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Southwest Airlines earned net income of $2.18 billion in 2015, up 92% over a net profit of $1.14 billion in 2014, marking the Dallas-based carrier’s 43rd straight year of profitability.
The annual net profit was the best-ever reported by the company—the second straight year it has posted a record net profit. CFO Tammy Romo called 2015 “exceptionally strong” even for an airline that has consistently been one of the industry’s top performers. The carrier’s return on invested capital (ROIC), long a key indicator highlighted by Southwest, was a record 32.7% for the 12 months ended Dec. 31.
Southwest’s 2015 revenue was up 6.5% year-over-year to $19.82 billion, a notable increase given that most US airlines are reporting flat revenue or year-over-year declines. Annual expenses dropped 4.1% to $15.7 billion and the company’s 2015 operating profit was $4.12 billion, up 85% over operating income of $2.23 billion in 2014.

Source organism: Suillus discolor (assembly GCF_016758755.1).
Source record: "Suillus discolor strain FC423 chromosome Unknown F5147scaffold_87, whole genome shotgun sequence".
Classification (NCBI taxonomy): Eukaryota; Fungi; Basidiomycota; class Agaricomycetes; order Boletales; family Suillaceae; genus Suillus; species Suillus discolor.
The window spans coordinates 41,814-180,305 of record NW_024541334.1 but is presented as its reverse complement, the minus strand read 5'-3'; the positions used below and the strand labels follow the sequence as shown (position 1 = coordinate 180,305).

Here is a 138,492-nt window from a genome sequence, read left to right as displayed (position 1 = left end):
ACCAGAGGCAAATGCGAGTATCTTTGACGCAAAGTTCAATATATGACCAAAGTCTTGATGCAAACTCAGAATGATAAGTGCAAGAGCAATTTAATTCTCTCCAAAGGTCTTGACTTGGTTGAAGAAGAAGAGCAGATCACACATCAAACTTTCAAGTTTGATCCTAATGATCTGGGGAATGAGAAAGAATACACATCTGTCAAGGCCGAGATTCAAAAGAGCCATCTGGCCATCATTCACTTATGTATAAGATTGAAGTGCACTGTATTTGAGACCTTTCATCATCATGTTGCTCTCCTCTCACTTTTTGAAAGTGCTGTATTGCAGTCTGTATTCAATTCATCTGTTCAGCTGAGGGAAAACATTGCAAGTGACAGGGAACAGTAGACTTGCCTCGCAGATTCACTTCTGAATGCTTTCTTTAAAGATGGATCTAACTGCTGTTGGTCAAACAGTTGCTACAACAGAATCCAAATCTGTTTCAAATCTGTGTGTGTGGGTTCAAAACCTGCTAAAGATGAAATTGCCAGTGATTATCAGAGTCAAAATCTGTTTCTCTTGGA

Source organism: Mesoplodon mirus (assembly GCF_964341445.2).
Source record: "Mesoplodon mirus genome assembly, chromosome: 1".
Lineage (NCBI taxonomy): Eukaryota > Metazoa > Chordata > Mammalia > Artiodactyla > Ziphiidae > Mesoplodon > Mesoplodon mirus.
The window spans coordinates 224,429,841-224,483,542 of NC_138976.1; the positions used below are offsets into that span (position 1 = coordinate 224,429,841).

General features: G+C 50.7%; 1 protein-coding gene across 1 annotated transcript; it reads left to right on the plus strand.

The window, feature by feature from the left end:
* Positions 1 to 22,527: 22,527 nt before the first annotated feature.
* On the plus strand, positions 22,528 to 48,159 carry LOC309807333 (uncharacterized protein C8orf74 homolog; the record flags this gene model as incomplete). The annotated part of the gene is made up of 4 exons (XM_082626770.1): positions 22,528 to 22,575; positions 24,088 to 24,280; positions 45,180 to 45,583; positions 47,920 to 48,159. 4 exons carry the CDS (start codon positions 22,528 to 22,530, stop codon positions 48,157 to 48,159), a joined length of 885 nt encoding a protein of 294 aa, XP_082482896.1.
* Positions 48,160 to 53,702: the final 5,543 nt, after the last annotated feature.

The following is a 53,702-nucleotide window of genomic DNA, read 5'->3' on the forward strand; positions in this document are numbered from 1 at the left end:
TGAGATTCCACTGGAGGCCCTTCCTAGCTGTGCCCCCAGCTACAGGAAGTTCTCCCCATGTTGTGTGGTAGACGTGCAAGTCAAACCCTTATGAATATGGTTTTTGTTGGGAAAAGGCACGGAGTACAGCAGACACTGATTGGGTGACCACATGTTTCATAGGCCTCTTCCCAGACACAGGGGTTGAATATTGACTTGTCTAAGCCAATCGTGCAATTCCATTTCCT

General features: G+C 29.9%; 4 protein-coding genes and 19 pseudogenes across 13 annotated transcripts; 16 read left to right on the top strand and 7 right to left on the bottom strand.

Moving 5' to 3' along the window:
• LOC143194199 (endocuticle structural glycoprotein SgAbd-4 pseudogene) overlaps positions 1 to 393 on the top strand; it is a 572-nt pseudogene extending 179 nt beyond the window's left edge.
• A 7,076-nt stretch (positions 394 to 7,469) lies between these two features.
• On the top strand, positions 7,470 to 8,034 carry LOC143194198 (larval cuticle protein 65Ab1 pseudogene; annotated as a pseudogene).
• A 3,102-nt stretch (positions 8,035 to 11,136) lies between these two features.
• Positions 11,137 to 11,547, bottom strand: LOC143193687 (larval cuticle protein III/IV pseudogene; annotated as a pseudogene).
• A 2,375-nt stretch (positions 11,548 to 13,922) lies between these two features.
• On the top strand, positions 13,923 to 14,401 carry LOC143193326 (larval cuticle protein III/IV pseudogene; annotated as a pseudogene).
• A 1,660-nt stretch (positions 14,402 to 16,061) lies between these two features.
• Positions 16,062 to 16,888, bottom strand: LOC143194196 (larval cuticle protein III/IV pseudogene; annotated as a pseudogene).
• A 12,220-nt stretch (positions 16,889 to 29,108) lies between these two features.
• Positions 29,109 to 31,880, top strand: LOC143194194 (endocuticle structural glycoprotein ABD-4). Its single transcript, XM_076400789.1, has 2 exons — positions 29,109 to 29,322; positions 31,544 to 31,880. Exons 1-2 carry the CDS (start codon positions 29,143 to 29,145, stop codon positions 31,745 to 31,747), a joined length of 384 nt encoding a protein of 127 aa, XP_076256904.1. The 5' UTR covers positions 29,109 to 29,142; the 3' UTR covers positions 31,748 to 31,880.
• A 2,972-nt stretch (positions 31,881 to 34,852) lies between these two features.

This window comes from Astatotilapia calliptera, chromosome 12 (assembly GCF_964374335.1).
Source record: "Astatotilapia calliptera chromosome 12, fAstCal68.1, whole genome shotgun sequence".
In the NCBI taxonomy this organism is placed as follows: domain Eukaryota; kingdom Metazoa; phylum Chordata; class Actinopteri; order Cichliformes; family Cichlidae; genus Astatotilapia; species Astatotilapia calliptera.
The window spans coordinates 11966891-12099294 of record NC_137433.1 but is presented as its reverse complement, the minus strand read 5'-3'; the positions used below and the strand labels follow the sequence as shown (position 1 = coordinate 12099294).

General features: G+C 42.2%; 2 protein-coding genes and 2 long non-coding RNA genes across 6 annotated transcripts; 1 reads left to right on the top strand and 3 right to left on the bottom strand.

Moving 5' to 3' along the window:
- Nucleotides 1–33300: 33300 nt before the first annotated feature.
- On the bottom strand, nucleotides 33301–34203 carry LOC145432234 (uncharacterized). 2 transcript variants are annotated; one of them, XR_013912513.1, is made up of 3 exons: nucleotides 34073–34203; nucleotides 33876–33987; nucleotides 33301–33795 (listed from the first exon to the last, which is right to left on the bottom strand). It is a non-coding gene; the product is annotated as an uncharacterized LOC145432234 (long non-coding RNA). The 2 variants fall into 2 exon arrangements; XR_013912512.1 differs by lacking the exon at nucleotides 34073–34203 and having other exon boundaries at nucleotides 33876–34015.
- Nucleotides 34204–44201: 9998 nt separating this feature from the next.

Southwest’s 2015 traffic grew 8.8% to 117.5 billion RPMs on a 7.2% increase in capacity to 140.5 billion ASMs, producing a load factor of 83.6%. Yield fell 4.7% to 15.57 cents.
With the continued growth of ultra low-cost carriers (ULCC) Spirit Airlines, Frontier Airlines and Allegiant Air in the US, Southwest president, chairman and CEO Gary Kelly conceded that Southwest—the original LCC—is for the first time facing serious competition from airlines that “clearly” have lower operating costs than Southwest.
Kelly told analysts and reporters that Southwest is up against “more intense competition today than we ever have had in our history, [which places] an obligation on us to innovate so we don’t lose our low-fare leadership position in the country.” He added that, despite the heavy competition, “Southwest has never been stronger,” citing in particular its route network and balance sheet.